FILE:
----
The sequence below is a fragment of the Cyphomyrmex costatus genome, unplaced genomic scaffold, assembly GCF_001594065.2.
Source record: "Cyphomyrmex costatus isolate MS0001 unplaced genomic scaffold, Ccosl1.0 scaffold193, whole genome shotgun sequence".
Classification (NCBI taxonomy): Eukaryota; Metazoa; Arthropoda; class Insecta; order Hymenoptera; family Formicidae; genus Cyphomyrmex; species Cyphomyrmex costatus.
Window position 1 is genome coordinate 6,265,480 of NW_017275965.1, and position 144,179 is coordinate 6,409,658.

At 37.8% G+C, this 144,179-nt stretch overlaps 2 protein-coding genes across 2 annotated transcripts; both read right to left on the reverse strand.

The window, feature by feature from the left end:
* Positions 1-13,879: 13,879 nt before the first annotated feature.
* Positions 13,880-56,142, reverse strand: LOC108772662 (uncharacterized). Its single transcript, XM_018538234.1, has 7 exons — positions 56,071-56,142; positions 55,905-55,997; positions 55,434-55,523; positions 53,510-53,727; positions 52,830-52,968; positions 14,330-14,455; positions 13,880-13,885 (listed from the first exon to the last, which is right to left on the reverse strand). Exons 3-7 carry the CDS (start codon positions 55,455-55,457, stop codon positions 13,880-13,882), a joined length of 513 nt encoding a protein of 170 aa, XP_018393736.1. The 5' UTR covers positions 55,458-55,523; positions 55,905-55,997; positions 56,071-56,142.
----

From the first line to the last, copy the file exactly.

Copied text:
The sequence below is a fragment of the Cyphomyrmex costatus genome, unplaced genomic scaffold, assembly GCF_001594065.2.
Source record: "Cyphomyrmex costatus isolate MS0001 unplaced genomic scaffold, Ccosl1.0 scaffold193, whole genome shotgun sequence".
Classification (NCBI taxonomy): Eukaryota; Metazoa; Arthropoda; class Insecta; order Hymenoptera; family Formicidae; genus Cyphomyrmex; species Cyphomyrmex costatus.
Window position 1 is genome coordinate 6,265,480 of NW_017275965.1, and position 144,179 is coordinate 6,409,658.

At 37.8% G+C, this 144,179-nt stretch overlaps 2 protein-coding genes across 2 annotated transcripts; both read right to left on the reverse strand.

The window, feature by feature from the left end:
* Positions 1-13,879: 13,879 nt before the first annotated feature.
* Positions 13,880-56,142, reverse strand: LOC108772662 (uncharacterized). Its single transcript, XM_018538234.1, has 7 exons — positions 56,071-56,142; positions 55,905-55,997; positions 55,434-55,523; positions 53,510-53,727; positions 52,830-52,968; positions 14,330-14,455; positions 13,880-13,885 (listed from the first exon to the last, which is right to left on the reverse strand). Exons 3-7 carry the CDS (start codon positions 55,455-55,457, stop codon positions 13,880-13,882), a joined length of 513 nt encoding a protein of 170 aa, XP_018393736.1. The 5' UTR covers positions 55,458-55,523; positions 55,905-55,997; positions 56,071-56,142.